It’s one thing to take a 2-week vacation, but it’s entirely another to commit to a longterm getaway. Think about it for a moment: the last time you booked your vacation, you automatically assumed it had to be for one or two weeks, right? Just take a moment to ponder what would happen if the next time you planned your trip you made a conscious decision to go away for 4 months — or even an entire year? Turns out, a lot would happen, and according to research the experience would result in permanent positive changes in your brain and your personality.
A fascinating study by Julia Zimmermann and Franz Neyer, published in the Journal of Personality and Social Psychology, found that extended travel resulted in significant changes in the brains and personalities of those who traveled for at least 4-8 months. The researchers found those who returned after extended getaways showed an increase in three psychological dimensions: 1) Openness to Experience, 2) Agreeableness (i.e. a desire and commitment to get along with others), and 3) Emotional Stability. The control group of test subjects who were not longterm travelers showed zero change in these three metrics.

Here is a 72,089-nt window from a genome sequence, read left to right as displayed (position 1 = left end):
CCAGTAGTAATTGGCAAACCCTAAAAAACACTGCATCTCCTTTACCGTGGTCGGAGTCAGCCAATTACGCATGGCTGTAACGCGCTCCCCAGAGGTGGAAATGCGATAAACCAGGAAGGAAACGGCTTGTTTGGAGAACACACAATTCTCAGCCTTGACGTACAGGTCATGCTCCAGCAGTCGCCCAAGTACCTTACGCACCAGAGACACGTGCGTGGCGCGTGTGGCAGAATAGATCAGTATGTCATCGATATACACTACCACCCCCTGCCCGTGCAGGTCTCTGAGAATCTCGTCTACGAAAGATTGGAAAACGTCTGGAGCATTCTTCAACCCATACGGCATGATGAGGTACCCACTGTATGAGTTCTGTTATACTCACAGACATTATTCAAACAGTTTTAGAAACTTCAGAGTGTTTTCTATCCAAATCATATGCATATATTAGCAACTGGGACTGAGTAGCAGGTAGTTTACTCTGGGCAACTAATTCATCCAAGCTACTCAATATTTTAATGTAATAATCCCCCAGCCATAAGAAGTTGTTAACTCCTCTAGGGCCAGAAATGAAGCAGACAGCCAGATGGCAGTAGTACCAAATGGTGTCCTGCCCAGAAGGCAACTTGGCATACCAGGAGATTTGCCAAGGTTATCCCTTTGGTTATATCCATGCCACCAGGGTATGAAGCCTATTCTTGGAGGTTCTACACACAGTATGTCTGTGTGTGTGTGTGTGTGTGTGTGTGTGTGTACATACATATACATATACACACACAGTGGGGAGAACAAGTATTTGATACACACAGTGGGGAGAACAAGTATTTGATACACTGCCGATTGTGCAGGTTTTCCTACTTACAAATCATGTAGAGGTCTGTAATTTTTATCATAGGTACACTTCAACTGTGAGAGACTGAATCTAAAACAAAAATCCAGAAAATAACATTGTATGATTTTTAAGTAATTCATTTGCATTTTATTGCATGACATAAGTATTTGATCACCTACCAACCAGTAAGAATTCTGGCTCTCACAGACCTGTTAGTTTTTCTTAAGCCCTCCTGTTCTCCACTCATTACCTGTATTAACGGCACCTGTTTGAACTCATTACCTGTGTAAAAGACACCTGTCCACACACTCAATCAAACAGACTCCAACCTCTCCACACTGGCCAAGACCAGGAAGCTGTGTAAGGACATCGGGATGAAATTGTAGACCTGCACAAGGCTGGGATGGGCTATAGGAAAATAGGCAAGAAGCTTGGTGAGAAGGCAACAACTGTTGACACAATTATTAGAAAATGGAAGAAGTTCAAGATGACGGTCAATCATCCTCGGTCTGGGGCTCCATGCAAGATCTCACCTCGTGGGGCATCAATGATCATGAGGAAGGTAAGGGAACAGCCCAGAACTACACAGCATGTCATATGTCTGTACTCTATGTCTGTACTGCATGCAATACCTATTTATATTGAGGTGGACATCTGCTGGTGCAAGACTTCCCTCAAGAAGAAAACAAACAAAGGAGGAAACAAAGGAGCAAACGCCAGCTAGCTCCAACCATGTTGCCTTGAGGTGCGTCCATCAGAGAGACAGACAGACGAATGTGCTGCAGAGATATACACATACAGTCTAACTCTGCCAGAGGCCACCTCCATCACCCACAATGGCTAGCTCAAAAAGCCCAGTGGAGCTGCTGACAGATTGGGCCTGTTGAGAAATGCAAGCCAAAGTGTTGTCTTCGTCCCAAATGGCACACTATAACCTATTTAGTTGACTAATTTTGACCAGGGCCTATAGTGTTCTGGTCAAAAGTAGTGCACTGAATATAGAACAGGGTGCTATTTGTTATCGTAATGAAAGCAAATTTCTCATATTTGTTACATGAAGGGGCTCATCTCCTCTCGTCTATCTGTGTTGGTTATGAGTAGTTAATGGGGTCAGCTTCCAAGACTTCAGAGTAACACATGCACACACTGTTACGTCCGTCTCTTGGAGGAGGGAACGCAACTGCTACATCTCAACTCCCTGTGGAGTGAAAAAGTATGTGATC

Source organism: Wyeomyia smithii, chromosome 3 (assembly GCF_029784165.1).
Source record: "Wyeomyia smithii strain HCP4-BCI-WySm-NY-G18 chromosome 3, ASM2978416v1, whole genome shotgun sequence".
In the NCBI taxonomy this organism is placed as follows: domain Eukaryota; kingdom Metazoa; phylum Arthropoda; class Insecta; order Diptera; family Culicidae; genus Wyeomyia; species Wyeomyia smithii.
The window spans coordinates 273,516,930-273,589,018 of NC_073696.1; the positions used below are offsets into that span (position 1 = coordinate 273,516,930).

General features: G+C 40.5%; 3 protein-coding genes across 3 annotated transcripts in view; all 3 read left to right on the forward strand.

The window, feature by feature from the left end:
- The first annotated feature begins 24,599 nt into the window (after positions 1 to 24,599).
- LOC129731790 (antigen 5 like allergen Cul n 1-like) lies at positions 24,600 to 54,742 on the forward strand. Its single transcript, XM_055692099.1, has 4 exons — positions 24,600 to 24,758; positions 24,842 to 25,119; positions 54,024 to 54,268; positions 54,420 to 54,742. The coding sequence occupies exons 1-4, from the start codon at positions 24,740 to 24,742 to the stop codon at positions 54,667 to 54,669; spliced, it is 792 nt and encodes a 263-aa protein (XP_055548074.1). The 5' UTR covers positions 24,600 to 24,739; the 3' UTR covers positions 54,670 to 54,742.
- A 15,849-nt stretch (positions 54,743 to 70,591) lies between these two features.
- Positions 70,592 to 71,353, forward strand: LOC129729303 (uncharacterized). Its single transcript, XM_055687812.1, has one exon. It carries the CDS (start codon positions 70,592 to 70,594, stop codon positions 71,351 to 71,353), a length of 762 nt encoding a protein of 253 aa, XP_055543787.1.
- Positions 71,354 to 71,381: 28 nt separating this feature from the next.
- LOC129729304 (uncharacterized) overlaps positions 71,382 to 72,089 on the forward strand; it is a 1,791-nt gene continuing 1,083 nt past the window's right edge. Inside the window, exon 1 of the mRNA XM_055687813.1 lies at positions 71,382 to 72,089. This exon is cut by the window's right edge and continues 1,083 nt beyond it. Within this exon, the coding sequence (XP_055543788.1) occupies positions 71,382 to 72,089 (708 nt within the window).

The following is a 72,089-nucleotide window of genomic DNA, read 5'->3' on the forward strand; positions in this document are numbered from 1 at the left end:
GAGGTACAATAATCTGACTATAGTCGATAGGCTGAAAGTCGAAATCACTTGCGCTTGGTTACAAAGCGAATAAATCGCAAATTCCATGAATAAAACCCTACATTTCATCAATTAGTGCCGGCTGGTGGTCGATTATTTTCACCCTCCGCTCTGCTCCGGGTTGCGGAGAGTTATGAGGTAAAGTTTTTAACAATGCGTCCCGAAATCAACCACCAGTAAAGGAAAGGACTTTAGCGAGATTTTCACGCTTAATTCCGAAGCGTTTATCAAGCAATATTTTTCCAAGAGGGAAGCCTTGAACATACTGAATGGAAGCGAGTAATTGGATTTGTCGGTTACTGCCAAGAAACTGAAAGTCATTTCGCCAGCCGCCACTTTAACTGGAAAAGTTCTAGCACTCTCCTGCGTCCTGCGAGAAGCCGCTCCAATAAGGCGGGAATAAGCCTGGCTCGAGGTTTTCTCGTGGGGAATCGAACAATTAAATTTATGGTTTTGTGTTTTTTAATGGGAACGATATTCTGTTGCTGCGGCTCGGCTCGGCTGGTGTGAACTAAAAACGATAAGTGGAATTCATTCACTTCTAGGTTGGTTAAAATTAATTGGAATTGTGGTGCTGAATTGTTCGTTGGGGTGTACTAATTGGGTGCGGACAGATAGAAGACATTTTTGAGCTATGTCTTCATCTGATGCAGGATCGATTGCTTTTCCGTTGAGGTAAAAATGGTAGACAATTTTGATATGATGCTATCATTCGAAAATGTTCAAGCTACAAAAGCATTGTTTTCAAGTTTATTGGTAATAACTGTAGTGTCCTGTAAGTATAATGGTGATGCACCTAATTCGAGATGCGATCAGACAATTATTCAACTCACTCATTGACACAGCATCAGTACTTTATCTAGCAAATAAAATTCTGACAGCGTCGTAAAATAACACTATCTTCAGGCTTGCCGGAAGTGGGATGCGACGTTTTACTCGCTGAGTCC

Zimmermann and Neyer also made another fascinating discovery related to how these changes occur in the brain. The observed personality changes all connected back to one source — the change in the social networks of the travelers. Humans are social creatures, of course, but these findings demonstrate the tremendous psychological benefits of expanding one’s social network. Furthermore, the two metrics most affected by the social network expansion were: Openness to Experience, and Emotional Stability.
The brain’s adaptation mechanisms appear to go into high gear when exposed to new people, new cultures, and new ways of living. It’s this adaptation mechanism that directly linked to the boost in Openness to Experience in the longterm travelers. Simultaneously, the extended exposure to other people and cultures resulted in long-lasting changes in the travelers’ “big picture” perspective on life, giving them a newfound resilience, and the ability to not be emotionally affected by day-to-day changes and fluctuations in life.
The results indicate that a 2-week vacation acts very much like a beautiful bouquet of flowers — it’s gorgeous for a brief moment in time, it’s over before it’s even begun, and apart from a few memories the benefits are almost entirely short-term. Longterm getaways, however, act much like a perennial flower garden — providing your mind, body and soul with a constantly replenished source of fertile beauty and wonder for years and years to come. (Photo background via A2UA.com)